Putting the Train in NutriTrain: Outdoor Strength Training
During the summer months, after sitting in an office all day, the gym becomes harder and harder to focus in while the sun is shining outside. Summer is the perfect time to take advantage of the long daylight hours by exercising outside after work. In Boston, cardio-based workouts are made easy with our walkable city. Boston’s esplanade along the Charles River is a highway of runners every morning and evening taking advantage of the cooler temperatures and consistent breeze.
What we often forget is to include some strength training to supplement these efforts! Strength training can help to build anaerobic endurance, which will increase your body’s tolerance of lactate and help it to use lactate as an energy source without oxygen. It also increases muscular strength and size while running helps to increase our aerobic endurance. This when your body’s demand for oxygen is met and minimal lactate is produced allowing you to train longer...how’s that for some science??
The surprising part is that strength training does not have to be done indoors at a gym or even with any equipment! We love to keep things simple, so body weight works perfectly to provide a bit of a challenge as well as some health benefits! Check out a few of our go-to exercises that you can do on a park bench.
Sit on the edge of a park bench with your feet shoulder width apart and flat on the ground. Place your hands beside you at the edge of the bench and begin to walk your feet out until your knees make a 90° angle and are no longer sitting on the bench. Lower yourself until your elbows make a 90° angle and then push back up. Going down and up is one repetition. If this is too easy you can straighten your legs to increase the difficulty!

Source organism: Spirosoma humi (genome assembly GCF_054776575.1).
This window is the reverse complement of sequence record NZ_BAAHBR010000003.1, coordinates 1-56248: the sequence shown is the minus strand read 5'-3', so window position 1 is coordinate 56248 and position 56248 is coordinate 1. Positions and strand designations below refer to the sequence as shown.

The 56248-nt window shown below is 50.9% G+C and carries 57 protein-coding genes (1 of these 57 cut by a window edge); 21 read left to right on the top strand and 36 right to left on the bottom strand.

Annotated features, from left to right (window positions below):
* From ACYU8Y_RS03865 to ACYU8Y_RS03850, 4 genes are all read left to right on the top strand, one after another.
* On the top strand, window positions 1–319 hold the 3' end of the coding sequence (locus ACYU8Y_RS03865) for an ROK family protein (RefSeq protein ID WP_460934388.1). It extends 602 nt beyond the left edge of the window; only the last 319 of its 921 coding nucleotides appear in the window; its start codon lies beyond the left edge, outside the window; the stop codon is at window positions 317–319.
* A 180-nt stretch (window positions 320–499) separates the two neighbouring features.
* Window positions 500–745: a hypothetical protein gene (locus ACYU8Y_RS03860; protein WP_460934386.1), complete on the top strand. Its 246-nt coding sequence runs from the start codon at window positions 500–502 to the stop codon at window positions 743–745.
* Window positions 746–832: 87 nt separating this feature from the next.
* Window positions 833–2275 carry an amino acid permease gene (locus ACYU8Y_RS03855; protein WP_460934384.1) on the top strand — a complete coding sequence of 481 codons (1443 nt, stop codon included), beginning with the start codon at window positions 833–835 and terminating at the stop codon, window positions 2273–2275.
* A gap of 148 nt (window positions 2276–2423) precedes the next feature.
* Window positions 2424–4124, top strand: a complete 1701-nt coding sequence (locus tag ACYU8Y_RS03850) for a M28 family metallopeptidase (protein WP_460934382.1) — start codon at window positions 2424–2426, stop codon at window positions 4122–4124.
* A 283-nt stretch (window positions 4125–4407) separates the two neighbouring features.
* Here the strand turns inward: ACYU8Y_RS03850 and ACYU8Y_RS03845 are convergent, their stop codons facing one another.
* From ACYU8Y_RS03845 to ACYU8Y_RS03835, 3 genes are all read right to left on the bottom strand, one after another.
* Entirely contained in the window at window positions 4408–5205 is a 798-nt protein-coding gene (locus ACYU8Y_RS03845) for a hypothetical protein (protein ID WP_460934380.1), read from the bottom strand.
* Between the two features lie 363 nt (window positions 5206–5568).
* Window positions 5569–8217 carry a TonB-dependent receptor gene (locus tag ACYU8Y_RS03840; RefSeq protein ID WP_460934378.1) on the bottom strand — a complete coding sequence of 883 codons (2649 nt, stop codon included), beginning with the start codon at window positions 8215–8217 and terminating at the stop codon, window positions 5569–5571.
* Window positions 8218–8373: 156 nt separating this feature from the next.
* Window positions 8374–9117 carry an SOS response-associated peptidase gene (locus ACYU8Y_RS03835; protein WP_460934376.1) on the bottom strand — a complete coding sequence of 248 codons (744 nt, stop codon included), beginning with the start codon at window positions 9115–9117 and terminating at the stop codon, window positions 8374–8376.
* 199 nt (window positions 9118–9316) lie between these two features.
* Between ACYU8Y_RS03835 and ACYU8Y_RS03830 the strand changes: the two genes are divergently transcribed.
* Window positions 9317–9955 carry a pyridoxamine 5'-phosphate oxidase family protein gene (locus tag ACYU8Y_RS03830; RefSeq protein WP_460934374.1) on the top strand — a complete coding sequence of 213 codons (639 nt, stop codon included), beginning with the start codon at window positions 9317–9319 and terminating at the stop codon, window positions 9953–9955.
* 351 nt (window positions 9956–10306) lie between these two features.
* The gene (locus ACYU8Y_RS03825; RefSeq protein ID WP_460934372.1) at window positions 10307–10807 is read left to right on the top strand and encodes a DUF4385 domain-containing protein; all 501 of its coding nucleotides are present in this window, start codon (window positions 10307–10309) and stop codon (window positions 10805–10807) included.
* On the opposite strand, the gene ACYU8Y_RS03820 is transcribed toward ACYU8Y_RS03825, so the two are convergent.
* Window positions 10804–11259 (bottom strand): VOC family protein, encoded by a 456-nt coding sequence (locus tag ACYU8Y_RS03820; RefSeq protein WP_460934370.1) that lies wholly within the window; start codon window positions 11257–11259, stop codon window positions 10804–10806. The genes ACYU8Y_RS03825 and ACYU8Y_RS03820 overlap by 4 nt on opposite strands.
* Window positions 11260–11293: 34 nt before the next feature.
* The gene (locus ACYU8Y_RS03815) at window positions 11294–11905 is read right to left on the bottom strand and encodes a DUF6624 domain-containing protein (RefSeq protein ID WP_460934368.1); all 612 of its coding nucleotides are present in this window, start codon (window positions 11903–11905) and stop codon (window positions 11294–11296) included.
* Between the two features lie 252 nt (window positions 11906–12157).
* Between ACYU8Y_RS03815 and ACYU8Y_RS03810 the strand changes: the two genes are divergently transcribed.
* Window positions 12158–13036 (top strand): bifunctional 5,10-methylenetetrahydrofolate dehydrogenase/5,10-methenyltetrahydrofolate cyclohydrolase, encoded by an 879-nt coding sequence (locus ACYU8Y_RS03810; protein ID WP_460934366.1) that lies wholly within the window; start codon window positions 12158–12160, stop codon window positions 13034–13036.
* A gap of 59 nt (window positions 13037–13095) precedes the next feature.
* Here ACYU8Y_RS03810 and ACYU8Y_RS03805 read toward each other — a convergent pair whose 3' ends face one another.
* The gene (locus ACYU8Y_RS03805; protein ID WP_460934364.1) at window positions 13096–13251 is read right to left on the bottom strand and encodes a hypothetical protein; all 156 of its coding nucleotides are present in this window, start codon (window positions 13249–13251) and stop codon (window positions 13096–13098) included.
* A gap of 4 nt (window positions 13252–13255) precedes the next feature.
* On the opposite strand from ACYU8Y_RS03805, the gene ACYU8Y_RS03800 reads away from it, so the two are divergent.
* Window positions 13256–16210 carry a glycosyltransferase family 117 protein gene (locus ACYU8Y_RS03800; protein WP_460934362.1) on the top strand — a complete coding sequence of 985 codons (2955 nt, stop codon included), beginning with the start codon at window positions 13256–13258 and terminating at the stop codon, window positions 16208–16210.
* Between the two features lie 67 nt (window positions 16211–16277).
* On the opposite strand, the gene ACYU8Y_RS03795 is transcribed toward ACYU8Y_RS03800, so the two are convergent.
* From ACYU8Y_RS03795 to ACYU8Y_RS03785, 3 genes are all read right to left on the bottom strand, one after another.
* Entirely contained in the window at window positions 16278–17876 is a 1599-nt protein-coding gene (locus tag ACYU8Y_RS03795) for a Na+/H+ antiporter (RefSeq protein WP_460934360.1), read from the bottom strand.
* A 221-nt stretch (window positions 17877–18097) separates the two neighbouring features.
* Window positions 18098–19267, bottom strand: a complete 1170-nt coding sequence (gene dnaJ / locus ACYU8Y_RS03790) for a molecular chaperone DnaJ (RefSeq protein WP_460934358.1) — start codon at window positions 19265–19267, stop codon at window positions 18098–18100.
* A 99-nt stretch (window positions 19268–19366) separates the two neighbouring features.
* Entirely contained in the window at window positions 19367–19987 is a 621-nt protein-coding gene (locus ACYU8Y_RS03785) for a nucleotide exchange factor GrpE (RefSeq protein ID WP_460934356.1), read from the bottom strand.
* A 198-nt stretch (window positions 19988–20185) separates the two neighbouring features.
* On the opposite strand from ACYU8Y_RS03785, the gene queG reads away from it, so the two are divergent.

Elevated split squats
Stand on one leg about a meter away from a park bench. Raise one leg and place the dorsal surface of your foot behind you on the bench. Slowly lower yourself down until your knees make a 90° angle, making sure your knee does not pass over the end of your foot or move from side to side. Down and up is one repetition.
Start by supporting yourself on the ground with your hands and knees. Place your hands just wider than shoulder width apart and support your lower body by placing the balls of your feet on the ground behind you, forming a plank position with your body. Gently lower yourself to the ground, keeping your body straight and engaging your core until you arms make a 90° angle and then push through the palms of hands back up to the starting position. Going down and up is one repetition. If straight leg push-ups are difficult you can decrease the resistance by using your knees or by placing your hands elevated on a park bench with your feet on the ground.
Sit on the ground with your legs bent and your back straight. Slowly raise your feet off the ground slightly twist your body to the right, back to the center, to the left and back to the center. This is one twist. You can add some weight by holding your water bottle in your hand as you twist. Be sure to engage your core and keep your back straight throughout the exercise.
Single Leg Glute Bridges
Lie on your back with your feet flat on the ground and your knees bent at 90°. Raise one leg and keep it fully extended. Push through your planted foot raising your hips up and hold for 2-3 seconds before lowering your hips back down, this is one repetition. You can make this exercise easier by bending your extended leg at the knee and resting your ankle on your planted leg’s knee.
Exercising outdoors is the perfect way to soak up the summer sun (get in the daily dose of Vitamin D)! Just be sure to properly hydrate before and after your workout and to wear sun-screen!
Natalie Giraldi is a senior Exercise Science student at Simmons College in Boston. She is captain of the swimming and diving team and an accomplished swimmer in the New England area. Natalie is passionate for the outdoors and loves to spend time hiking, skiing or rock climbing. If she’s not busy swimming you can catch her baking or reading a book.